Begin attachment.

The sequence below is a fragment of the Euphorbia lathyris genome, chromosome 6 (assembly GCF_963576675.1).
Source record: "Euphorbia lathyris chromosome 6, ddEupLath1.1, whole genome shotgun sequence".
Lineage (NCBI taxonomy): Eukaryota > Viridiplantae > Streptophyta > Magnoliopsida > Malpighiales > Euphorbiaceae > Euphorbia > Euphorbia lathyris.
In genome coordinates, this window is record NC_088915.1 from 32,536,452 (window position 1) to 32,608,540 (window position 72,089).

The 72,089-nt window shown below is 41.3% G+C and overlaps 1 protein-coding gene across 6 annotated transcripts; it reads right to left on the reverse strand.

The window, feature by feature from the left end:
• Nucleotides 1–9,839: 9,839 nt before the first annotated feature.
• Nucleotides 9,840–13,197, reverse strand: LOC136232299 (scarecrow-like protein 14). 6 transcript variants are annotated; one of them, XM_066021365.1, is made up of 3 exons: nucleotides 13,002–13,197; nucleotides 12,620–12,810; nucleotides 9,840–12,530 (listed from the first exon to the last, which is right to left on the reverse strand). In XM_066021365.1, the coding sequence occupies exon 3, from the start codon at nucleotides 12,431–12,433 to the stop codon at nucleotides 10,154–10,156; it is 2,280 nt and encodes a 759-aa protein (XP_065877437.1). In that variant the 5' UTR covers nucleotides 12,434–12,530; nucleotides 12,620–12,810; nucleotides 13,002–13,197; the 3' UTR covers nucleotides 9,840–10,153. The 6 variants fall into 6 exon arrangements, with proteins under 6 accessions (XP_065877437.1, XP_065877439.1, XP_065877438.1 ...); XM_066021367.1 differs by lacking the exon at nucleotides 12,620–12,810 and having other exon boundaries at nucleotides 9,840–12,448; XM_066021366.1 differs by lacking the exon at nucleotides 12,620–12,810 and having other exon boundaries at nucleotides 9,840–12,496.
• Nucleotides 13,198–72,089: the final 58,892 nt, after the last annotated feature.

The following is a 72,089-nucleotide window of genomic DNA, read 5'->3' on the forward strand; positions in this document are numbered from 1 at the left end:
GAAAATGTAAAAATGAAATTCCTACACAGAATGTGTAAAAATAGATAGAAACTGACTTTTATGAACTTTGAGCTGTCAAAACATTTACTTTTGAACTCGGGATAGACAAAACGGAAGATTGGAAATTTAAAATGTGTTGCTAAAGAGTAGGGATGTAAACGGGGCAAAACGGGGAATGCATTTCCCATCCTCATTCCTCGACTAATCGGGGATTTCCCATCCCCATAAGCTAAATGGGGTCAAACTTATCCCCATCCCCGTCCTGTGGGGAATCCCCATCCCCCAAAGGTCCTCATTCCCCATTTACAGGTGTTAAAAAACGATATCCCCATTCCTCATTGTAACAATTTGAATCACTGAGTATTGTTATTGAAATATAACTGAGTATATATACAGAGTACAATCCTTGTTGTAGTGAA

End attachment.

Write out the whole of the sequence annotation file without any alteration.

The sequence below is a fragment of the Euphorbia lathyris genome, chromosome 6 (assembly GCF_963576675.1).
Source record: "Euphorbia lathyris chromosome 6, ddEupLath1.1, whole genome shotgun sequence".
Lineage (NCBI taxonomy): Eukaryota > Viridiplantae > Streptophyta > Magnoliopsida > Malpighiales > Euphorbiaceae > Euphorbia > Euphorbia lathyris.
In genome coordinates, this window is record NC_088915.1 from 32,536,452 (window position 1) to 32,608,540 (window position 72,089).

The 72,089-nt window shown below is 41.3% G+C and overlaps 1 protein-coding gene across 6 annotated transcripts; it reads right to left on the reverse strand.

The window, feature by feature from the left end:
• Nucleotides 1–9,839: 9,839 nt before the first annotated feature.
• Nucleotides 9,840–13,197, reverse strand: LOC136232299 (scarecrow-like protein 14). 6 transcript variants are annotated; one of them, XM_066021365.1, is made up of 3 exons: nucleotides 13,002–13,197; nucleotides 12,620–12,810; nucleotides 9,840–12,530 (listed from the first exon to the last, which is right to left on the reverse strand). In XM_066021365.1, the coding sequence occupies exon 3, from the start codon at nucleotides 12,431–12,433 to the stop codon at nucleotides 10,154–10,156; it is 2,280 nt and encodes a 759-aa protein (XP_065877437.1). In that variant the 5' UTR covers nucleotides 12,434–12,530; nucleotides 12,620–12,810; nucleotides 13,002–13,197; the 3' UTR covers nucleotides 9,840–10,153. The 6 variants fall into 6 exon arrangements, with proteins under 6 accessions (XP_065877437.1, XP_065877439.1, XP_065877438.1 ...); XM_066021367.1 differs by lacking the exon at nucleotides 12,620–12,810 and having other exon boundaries at nucleotides 9,840–12,448; XM_066021366.1 differs by lacking the exon at nucleotides 12,620–12,810 and having other exon boundaries at nucleotides 9,840–12,496.
• Nucleotides 13,198–72,089: the final 58,892 nt, after the last annotated feature.

The following is a 72,089-nucleotide window of genomic DNA, read 5'->3' on the forward strand; positions in this document are numbered from 1 at the left end:
GAAAATGTAAAAATGAAATTCCTACACAGAATGTGTAAAAATAGATAGAAACTGACTTTTATGAACTTTGAGCTGTCAAAACATTTACTTTTGAACTCGGGATAGACAAAACGGAAGATTGGAAATTTAAAATGTGTTGCTAAAGAGTAGGGATGTAAACGGGGCAAAACGGGGAATGCATTTCCCATCCTCATTCCTCGACTAATCGGGGATTTCCCATCCCCATAAGCTAAATGGGGTCAAACTTATCCCCATCCCCGTCCTGTGGGGAATCCCCATCCCCCAAAGGTCCTCATTCCCCATTTACAGGTGTTAAAAAACGATATCCCCATTCCTCATTGTAACAATTTGAATCACTGAGTATTGTTATTGAAATATAACTGAGTATATATACAGAGTACAATCCTTGTTGTAGTGAA